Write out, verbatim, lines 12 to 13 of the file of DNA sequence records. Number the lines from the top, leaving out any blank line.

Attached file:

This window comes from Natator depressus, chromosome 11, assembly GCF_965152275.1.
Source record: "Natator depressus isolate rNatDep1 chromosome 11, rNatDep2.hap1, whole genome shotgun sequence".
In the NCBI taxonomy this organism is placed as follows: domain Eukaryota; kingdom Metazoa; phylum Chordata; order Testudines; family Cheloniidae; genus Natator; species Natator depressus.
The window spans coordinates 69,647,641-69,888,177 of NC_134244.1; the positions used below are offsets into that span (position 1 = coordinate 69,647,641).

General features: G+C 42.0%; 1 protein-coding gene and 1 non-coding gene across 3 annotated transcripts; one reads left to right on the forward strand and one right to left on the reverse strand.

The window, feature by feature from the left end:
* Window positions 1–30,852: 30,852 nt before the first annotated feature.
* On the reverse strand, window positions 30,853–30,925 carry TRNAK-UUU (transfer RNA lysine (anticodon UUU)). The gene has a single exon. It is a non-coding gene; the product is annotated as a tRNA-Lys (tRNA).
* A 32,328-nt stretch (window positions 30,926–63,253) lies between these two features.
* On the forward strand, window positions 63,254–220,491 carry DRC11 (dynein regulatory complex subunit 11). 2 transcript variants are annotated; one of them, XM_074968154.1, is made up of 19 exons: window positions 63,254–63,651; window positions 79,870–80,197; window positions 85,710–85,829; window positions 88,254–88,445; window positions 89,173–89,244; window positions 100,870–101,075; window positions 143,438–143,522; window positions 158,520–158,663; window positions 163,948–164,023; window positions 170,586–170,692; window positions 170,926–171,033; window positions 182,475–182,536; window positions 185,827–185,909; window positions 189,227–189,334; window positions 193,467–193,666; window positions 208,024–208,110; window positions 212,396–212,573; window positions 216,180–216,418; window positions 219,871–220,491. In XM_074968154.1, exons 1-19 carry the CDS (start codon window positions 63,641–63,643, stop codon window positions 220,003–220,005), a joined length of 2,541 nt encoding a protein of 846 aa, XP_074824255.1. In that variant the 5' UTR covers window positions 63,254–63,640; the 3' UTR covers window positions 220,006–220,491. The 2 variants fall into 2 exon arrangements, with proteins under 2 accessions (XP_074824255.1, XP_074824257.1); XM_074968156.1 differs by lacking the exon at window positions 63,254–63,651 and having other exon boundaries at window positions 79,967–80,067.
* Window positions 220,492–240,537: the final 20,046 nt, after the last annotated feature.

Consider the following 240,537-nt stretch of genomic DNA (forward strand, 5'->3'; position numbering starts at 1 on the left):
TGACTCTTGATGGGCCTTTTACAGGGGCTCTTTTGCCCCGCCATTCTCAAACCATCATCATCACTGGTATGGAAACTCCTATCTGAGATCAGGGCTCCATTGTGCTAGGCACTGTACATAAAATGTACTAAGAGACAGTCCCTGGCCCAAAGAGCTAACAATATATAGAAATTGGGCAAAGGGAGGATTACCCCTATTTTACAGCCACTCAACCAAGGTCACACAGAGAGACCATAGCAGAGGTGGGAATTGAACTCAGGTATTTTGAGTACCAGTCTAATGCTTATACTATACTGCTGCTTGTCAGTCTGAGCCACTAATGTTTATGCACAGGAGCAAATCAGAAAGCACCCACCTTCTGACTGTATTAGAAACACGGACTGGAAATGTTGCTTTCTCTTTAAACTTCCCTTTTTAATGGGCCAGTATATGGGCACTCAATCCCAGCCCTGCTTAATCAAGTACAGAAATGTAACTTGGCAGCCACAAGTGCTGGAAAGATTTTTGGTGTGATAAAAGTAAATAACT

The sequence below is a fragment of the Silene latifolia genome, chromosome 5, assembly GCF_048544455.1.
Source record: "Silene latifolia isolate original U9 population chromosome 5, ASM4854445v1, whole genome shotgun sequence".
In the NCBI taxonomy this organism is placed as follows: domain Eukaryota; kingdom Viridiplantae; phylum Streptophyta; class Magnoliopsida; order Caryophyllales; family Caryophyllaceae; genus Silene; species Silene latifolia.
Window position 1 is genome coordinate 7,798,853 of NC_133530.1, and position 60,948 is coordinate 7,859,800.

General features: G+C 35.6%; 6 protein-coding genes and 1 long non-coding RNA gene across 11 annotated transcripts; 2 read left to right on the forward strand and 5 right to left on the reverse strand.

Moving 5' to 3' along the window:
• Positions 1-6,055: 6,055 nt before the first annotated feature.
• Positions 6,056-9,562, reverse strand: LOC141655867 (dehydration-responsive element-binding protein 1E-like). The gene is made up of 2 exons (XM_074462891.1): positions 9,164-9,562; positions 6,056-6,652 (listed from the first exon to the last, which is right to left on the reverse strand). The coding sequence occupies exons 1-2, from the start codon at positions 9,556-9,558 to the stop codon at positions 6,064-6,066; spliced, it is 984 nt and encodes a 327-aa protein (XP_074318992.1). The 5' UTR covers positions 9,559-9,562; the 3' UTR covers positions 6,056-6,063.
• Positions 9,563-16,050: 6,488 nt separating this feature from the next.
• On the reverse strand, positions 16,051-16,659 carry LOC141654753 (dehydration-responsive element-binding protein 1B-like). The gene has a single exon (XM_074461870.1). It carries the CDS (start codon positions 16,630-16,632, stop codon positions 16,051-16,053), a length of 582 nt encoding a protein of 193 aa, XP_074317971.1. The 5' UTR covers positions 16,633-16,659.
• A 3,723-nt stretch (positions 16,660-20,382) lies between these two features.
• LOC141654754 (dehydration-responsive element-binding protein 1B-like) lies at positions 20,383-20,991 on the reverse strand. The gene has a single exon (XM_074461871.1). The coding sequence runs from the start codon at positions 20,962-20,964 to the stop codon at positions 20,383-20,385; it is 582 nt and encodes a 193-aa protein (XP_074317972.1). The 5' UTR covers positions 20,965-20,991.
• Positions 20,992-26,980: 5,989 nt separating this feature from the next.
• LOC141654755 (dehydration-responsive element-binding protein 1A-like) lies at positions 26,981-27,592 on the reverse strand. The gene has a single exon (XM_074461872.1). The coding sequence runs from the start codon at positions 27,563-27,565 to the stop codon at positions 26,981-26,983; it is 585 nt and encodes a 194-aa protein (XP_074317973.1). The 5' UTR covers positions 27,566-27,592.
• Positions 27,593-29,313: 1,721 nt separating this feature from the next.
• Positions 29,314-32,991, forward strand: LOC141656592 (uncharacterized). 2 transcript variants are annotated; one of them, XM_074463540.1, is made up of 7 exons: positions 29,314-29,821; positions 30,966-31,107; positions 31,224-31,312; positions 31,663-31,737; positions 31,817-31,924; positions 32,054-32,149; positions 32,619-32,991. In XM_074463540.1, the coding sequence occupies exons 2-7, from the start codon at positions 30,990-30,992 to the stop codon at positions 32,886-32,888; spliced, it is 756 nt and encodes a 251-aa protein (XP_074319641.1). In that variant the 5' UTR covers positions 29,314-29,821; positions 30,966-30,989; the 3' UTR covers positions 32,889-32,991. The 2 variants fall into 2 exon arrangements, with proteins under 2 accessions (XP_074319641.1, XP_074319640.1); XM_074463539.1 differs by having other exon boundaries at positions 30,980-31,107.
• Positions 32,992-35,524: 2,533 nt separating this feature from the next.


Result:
Consider the following 240,537-nt stretch of genomic DNA (forward strand, 5'->3'; position numbering starts at 1 on the left):
TGACTCTTGATGGGCCTTTTACAGGGGCTCTTTTGCCCCGCCATTCTCAAACCATCATCATCACTGGTATGGAAACTCCTATCTGAGATCAGGGCTCCATTGTGCTAGGCACTGTACATAAAATGTACTAAGAGACAGTCCCTGGCCCAAAGAGCTAACAATATATAGAAATTGGGCAAAGGGAGGATTACCCCTATTTTACAGCCACTCAACCAAGGTCACACAGAGAGACCATAGCAGAGGTGGGAATTGAACTCAGGTATTTTGAGTACCAGTCTAATGCTTATACTATACTGCTGCTTGTCAGTCTGAGCCACTAATGTTTATGCACAGGAGCAAATCAGAAAGCACCCACCTTCTGACTGTATTAGAAACACGGACTGGAAATGTTGCTTTCTCTTTAAACTTCCCTTTTTAATGGGCCAGTATATGGGCACTCAATCCCAGCCCTGCTTAATCAAGTACAGAAATGTAACTTGGCAGCCACAAGTGCTGGAAAGATTTTTGGTGTGATAAAAGTAAATAACT